Jewish Community Gift To Help Newest Neighbors
Rabbi Meir Bargeron, Rena Black, and Jaki Schreier presented checks for $21,868 on behalf of the Jewish community to Catholic Charities on February 15, 2022 to help Afghan refugees as they are resettled in Fort Wayne.
“In Jewish life it is a holy obligation for us to love the stranger as ourselves, and we understand this as the central principle of the Torah, our holy scriptures,” Rabbi Meir said during a ceremony at the office of Catholic Charities. “The Jewish people have been counted among refugee populations of the world in every age, so it is a privilege to help our new Afghan neighbors as they settle in Fort Wayne.”
Dan Florin, CEO of Catholic Charities, expressed appreciation to the Jewish community, noting “It can be hard to see God’s blessings amid a humanitarian crisis, but the solidarity from brothers and sisters of all denominations has been unbelievable.”
In a statement released to the media, Scott Salon, president of the Jewish Federation of Fort Wayne, said that “the size of the Jewish community is small numerically, but our compassion is not.” He added that as a people dedicated to living our Jewish values, “We are very proud of our community’s generosity.”
The Jewish community announced a month-long fundraiser in December 2021 for Catholic Charities to assist with resettling Fort Wayne’s Afghan refugees. The Temple’s Board of Directors set a lofty goal of $5,000 from our membership, with the Jewish Federation of Fort Wayne offering to match that amount.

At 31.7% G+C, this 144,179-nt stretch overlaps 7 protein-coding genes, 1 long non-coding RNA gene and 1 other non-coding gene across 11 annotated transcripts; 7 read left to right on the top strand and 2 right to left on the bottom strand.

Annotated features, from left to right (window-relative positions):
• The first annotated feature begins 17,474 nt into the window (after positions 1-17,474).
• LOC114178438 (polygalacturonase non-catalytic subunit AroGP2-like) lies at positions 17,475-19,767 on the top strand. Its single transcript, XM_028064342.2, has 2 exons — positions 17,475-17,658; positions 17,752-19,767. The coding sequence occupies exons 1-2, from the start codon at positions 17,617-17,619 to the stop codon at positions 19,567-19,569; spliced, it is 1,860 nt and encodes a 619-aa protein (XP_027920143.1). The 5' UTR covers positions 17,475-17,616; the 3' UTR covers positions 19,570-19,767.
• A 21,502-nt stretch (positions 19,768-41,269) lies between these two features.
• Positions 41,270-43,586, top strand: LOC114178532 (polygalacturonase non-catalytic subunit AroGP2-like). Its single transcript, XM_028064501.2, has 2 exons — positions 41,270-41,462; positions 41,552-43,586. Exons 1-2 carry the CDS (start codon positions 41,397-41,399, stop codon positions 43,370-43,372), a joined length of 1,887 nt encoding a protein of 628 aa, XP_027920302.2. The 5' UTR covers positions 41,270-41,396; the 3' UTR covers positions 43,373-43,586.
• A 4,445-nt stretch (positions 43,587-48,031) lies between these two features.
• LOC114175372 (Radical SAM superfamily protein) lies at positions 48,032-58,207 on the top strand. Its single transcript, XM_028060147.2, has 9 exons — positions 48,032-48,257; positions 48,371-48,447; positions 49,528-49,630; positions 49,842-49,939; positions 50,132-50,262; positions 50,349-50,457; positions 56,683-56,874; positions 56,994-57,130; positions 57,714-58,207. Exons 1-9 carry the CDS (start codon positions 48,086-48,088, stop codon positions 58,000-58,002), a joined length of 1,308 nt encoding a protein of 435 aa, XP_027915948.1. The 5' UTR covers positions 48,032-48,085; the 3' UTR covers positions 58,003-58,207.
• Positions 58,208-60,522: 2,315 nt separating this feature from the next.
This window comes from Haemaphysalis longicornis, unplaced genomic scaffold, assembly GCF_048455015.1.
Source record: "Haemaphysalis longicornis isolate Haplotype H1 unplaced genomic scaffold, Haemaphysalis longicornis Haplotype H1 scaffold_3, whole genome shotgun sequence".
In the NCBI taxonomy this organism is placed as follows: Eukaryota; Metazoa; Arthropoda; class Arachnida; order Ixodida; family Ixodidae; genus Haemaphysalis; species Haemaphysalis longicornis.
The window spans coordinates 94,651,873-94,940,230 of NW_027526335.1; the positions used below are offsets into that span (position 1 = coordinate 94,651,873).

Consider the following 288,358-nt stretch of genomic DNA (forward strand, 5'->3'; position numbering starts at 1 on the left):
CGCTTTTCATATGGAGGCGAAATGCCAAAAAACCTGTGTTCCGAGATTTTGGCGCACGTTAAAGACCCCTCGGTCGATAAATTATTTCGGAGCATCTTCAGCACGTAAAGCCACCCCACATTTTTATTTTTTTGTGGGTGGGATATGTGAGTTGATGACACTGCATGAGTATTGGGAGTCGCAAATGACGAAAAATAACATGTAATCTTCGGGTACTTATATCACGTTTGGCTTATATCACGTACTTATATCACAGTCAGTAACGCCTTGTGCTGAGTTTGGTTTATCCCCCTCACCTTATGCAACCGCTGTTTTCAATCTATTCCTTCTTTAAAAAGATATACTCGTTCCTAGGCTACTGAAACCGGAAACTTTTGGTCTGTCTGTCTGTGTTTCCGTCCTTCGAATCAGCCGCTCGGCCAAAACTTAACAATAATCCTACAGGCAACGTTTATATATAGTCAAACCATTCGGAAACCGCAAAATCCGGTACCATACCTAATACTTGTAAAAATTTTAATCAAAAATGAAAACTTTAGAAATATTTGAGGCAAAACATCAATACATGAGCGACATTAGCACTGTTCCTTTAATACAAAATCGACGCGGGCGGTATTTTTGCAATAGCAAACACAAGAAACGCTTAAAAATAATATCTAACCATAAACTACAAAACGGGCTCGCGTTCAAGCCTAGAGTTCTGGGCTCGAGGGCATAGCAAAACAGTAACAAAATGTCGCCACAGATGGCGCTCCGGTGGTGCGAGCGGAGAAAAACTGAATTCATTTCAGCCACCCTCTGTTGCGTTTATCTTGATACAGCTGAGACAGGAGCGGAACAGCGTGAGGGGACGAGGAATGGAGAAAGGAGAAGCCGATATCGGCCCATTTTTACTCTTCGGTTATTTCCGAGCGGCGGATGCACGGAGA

The generosity in the first few days was so exceptional that the Temple leadership raised the goal to $10,000. And as the final days of the campaign and year-end 2021 approached, the amount kept growing, reaching $21,868 from our congregants and the greater Jewish community.
“You Shall not oppress a stranger, for you know the feelings of the stranger, having yourselves been strangers in the land of Egypt.” (Exodus 23:9) The Five Books of Moses mentions the concern for the stranger 36 times, and the Torah gives us a blueprint on how to treat the stranger. We are prohibited from oppressing the stranger, and we must have the same rules for strangers and citizens alike.